But a lot of people don't remember or follow the right-of-way properly, McKann says, and all it takes is spending a short amount of time on his street to see why he and others worry that something terrible could happen if traffic isn't slowed down.
"There's a huge amount of pedestrian traffic and these huge intersections," McKann says. "So when you're walking your dog or whatever, someone will come around the corner and you hope they see you."
For more than a year, a handful of passionate neighbors in Lincoln Heights have tried to get the city to help slow traffic through the area, asking the police to enforce speeding in the area and specifically requesting stop signs from the street department.
That's how McKann says he learned the city prefers other "traffic calming" measures, such as bumping a sidewalk curb out further into the street, or creating a traffic circle, which forcibly slows vehicles and can't be ignored as easily as a stop sign.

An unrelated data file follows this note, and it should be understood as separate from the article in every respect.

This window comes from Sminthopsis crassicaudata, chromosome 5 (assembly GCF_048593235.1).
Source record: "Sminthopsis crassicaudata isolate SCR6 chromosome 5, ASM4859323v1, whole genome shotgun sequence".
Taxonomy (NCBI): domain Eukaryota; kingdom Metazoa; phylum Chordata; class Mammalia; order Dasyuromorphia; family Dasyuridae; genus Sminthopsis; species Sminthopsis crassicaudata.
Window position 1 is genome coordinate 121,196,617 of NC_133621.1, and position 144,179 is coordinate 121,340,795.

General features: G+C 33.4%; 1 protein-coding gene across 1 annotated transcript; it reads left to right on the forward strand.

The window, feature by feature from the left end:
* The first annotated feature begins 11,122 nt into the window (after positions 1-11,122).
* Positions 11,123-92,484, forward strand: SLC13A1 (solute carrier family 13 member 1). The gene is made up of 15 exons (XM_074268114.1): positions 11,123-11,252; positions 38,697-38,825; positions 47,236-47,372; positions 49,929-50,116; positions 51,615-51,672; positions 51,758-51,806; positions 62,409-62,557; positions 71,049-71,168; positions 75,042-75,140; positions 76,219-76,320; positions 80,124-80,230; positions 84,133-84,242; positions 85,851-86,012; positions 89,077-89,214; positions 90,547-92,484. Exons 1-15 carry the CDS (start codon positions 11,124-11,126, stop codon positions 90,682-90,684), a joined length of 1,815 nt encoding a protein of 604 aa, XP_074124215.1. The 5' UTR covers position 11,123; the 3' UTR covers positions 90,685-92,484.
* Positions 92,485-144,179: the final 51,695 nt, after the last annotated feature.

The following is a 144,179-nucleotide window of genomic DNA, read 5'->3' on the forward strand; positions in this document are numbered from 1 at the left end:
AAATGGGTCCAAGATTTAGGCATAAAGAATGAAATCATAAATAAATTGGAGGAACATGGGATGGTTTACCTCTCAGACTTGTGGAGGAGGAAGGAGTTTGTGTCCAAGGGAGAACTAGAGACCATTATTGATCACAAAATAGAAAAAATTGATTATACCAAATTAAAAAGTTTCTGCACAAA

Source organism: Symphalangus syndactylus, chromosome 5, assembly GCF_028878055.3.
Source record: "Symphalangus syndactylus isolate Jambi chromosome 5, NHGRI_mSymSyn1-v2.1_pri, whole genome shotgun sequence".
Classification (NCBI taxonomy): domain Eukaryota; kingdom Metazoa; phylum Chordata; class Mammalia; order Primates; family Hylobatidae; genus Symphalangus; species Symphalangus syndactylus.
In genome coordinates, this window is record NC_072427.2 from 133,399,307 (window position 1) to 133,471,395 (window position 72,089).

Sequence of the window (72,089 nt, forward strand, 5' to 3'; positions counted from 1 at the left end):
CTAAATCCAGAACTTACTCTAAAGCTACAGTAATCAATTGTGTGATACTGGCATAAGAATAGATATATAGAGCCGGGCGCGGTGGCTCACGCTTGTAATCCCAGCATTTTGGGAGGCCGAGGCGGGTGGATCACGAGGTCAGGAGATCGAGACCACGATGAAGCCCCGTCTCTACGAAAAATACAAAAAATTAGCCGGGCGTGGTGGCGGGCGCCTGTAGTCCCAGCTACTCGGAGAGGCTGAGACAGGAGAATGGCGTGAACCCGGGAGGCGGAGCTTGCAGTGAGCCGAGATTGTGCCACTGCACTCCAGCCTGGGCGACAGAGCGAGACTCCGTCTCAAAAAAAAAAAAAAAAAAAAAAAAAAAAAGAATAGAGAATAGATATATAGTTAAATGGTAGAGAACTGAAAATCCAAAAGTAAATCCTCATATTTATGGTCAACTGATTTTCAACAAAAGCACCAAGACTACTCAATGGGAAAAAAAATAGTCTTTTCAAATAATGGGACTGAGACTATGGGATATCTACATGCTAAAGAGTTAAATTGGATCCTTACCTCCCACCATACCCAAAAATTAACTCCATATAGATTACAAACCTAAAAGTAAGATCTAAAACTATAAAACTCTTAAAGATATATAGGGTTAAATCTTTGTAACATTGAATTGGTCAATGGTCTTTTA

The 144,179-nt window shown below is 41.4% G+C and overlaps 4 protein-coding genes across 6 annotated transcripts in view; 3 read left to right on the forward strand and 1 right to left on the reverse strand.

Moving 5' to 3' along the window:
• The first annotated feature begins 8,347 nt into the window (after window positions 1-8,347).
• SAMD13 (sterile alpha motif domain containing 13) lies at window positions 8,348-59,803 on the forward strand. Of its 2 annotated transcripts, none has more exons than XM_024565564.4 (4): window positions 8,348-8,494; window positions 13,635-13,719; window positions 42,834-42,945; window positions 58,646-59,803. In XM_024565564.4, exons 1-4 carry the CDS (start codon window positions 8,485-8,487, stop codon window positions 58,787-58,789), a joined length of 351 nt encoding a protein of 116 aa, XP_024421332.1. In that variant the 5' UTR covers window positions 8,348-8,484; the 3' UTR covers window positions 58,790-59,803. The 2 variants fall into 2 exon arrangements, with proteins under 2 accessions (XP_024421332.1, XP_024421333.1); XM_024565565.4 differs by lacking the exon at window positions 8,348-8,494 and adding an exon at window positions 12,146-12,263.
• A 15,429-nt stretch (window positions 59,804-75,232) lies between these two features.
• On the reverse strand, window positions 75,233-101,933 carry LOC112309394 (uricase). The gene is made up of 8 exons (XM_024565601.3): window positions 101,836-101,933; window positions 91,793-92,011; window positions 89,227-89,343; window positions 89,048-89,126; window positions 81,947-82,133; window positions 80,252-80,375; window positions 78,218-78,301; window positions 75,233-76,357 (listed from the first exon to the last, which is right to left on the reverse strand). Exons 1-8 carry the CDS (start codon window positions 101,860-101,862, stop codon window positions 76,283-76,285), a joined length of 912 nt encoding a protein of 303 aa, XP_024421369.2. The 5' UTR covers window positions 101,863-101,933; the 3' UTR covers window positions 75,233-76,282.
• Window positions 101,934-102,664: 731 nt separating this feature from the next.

But in most cases, getting traffic-calming measures can take years, leaving the concerned neighbors to question why there isn't a faster way to get people to slow down.
By the time McKann really got interested in slowing traffic in front of his house earlier this year, he learned others in his area had been trying to do so for years. Finally meeting up with each other this spring, they approached the city's street department and asked for help.
The group soon learned that aside from asking for a police officer to come enforce traffic violations for a day, many more steps would be needed for things to change.
First, the neighborhood needed an updated traffic study to show the number of cars that travel through their area and how fast they're going. City traffic engineers laid out cables to track traffic volumes and vehicle speed this spring, and also looked at crash data to see whether any intersections would qualify for a stop sign.